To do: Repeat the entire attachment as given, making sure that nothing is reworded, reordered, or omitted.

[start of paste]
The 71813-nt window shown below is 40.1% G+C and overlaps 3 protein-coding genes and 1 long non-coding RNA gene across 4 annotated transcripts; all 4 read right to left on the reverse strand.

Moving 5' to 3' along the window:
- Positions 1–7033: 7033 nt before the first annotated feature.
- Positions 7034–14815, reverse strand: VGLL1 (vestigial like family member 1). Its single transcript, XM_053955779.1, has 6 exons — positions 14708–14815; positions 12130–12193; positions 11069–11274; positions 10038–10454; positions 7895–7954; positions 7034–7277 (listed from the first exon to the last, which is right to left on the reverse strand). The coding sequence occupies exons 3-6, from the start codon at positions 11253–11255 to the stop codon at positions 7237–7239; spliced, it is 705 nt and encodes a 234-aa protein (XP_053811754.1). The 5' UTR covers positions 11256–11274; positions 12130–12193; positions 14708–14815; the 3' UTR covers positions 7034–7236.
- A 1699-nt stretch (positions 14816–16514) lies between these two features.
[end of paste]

The 71813-nt window shown below is 40.1% G+C and overlaps 3 protein-coding genes and 1 long non-coding RNA gene across 4 annotated transcripts; all 4 read right to left on the reverse strand.

Moving 5' to 3' along the window:
- Positions 1–7033: 7033 nt before the first annotated feature.
- Positions 7034–14815, reverse strand: VGLL1 (vestigial like family member 1). Its single transcript, XM_053955779.1, has 6 exons — positions 14708–14815; positions 12130–12193; positions 11069–11274; positions 10038–10454; positions 7895–7954; positions 7034–7277 (listed from the first exon to the last, which is right to left on the reverse strand). The coding sequence occupies exons 3-6, from the start codon at positions 11253–11255 to the stop codon at positions 7237–7239; spliced, it is 705 nt and encodes a 234-aa protein (XP_053811754.1). The 5' UTR covers positions 11256–11274; positions 12130–12193; positions 14708–14815; the 3' UTR covers positions 7034–7236.
- A 1699-nt stretch (positions 14816–16514) lies between these two features.